Panoeconomicus 2011 Volume 58, Issue 3, Pages: 285-308
doi:10.2298/PAN1103285D
Full text ( 679 KB)


Limits of policy intervention in a world of neoliberal mechanism designs: Paradoxes of the global crisis

Dymski Gary A.

The current global context poses several paradoxes: the recovery from the 2009 recession was not a recovery; investment, normally driven by profit rates, is lagging and not leading economic activity; the crisis is global but debate involves sub-global levels; and public safety-nets, which have helped to stabilize national income, are being cut. These paradoxes can be traced, in part, to the impact of the “truce” that followed the Keynesian-Monetarist controversy on economists’ ideas about policy activism. This implicit “truce” has removed activist macro policy from discussion, and shifted attention toward institutions as mechanisms for solving game-theoretic coordination problems. Policy activism then centers on how the “agents” (nations) can achieve optimal use of their available resources (or optimal access to resources) at the global level; and this involves creating and fine-tuning compacts - neoliberal mechanism designs - that can capture rents and attract globally mobile capital. This approach leads economists to see the key problem in the current global crisis as fixing broken neoliberal mechanisms. However, a global economy dominated by mechanisms that feed on aggregate demand without generating it faces the prospect of stagnation or collapse.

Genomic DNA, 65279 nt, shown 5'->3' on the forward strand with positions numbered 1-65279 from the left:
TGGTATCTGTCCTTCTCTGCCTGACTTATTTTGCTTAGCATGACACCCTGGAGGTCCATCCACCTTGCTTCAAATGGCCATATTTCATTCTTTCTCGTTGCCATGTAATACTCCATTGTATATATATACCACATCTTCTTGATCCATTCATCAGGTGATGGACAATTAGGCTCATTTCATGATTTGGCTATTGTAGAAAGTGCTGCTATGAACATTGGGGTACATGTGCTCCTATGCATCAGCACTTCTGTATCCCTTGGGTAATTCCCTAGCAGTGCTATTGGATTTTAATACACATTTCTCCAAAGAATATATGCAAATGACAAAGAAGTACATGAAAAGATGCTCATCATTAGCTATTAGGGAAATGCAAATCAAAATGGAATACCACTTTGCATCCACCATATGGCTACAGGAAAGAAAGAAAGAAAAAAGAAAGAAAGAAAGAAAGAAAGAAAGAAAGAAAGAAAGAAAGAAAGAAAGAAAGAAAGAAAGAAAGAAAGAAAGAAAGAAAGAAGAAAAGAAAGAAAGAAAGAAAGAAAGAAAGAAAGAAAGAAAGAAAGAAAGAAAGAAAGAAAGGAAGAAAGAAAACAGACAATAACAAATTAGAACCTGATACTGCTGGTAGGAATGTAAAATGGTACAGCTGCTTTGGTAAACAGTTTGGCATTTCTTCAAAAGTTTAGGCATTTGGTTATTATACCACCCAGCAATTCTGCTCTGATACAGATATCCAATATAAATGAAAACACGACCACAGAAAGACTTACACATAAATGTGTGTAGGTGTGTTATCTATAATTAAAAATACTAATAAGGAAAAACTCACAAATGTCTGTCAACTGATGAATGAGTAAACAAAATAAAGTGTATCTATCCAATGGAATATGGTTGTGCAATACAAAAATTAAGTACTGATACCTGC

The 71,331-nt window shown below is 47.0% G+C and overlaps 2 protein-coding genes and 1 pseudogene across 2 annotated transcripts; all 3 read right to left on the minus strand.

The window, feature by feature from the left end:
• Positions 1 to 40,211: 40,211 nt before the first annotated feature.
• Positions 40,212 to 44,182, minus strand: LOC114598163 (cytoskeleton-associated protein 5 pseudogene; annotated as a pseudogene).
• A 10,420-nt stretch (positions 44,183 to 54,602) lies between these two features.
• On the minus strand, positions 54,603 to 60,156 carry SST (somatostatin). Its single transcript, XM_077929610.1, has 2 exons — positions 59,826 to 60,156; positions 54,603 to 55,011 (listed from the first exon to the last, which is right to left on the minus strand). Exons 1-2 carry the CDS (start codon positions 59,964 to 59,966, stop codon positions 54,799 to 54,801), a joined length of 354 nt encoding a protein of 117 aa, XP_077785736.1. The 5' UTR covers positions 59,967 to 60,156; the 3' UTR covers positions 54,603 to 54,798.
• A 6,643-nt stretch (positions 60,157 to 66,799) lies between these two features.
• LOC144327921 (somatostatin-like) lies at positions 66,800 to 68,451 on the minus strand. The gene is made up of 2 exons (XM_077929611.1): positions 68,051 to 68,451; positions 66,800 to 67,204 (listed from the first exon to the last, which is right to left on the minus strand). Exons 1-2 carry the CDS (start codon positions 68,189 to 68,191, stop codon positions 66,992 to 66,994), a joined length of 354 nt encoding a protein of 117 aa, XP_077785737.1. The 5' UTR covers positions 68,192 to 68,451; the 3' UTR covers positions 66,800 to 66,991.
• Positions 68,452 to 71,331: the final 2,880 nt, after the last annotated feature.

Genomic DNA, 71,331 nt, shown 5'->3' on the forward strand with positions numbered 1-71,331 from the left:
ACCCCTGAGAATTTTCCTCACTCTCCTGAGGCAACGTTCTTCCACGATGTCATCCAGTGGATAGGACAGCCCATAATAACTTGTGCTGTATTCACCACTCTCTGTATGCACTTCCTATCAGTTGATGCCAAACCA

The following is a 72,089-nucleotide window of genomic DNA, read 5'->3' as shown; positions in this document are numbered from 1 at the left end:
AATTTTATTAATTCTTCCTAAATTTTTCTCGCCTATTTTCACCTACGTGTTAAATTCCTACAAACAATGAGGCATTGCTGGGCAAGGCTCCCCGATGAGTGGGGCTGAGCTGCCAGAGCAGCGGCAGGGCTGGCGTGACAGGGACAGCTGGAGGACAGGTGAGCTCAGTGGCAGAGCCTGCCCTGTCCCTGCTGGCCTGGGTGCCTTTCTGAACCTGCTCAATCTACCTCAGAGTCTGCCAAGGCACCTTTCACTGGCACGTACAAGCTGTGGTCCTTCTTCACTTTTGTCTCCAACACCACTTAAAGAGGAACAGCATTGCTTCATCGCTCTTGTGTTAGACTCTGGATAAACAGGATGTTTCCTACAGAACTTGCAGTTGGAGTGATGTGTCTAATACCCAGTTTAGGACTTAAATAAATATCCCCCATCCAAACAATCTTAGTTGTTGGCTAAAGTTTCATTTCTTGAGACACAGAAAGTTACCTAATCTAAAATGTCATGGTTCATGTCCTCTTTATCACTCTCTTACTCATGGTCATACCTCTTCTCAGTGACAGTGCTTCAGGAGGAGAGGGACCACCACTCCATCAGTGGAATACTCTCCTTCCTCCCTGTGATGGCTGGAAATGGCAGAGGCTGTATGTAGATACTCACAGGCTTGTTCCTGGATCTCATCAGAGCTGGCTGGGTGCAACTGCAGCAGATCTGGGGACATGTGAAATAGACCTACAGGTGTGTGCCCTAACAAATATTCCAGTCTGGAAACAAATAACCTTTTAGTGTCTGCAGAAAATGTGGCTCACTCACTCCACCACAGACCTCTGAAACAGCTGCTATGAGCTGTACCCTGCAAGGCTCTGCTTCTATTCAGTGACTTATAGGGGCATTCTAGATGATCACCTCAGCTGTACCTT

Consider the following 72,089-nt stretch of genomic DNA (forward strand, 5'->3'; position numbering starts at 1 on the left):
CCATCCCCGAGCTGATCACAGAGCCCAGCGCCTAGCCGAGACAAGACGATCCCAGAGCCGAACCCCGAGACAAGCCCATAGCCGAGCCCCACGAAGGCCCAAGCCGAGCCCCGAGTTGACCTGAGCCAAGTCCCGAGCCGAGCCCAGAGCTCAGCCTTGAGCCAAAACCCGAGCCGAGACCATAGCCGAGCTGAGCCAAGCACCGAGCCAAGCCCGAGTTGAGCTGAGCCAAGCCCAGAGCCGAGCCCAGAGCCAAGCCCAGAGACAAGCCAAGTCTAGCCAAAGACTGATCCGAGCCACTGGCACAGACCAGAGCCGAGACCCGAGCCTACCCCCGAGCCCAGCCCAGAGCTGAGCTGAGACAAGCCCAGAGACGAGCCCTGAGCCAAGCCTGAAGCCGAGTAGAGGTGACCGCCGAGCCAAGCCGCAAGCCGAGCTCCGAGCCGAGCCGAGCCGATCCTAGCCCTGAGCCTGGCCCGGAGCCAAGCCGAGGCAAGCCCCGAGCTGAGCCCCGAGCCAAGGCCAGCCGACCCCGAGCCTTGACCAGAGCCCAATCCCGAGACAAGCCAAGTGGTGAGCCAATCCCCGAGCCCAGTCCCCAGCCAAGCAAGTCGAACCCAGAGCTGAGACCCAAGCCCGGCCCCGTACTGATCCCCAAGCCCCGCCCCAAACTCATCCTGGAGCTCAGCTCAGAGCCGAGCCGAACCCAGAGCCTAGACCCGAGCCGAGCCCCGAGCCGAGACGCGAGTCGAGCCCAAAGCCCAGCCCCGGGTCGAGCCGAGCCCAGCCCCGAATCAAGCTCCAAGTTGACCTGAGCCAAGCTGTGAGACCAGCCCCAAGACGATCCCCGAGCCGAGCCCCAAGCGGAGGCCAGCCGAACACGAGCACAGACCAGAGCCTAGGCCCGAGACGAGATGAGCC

Keywords: neoliberal mechanism design, policy activism, Keynesian-Monetarist controversy, globalization, Capital mobility, Hyman Minsky, Bradford De Long

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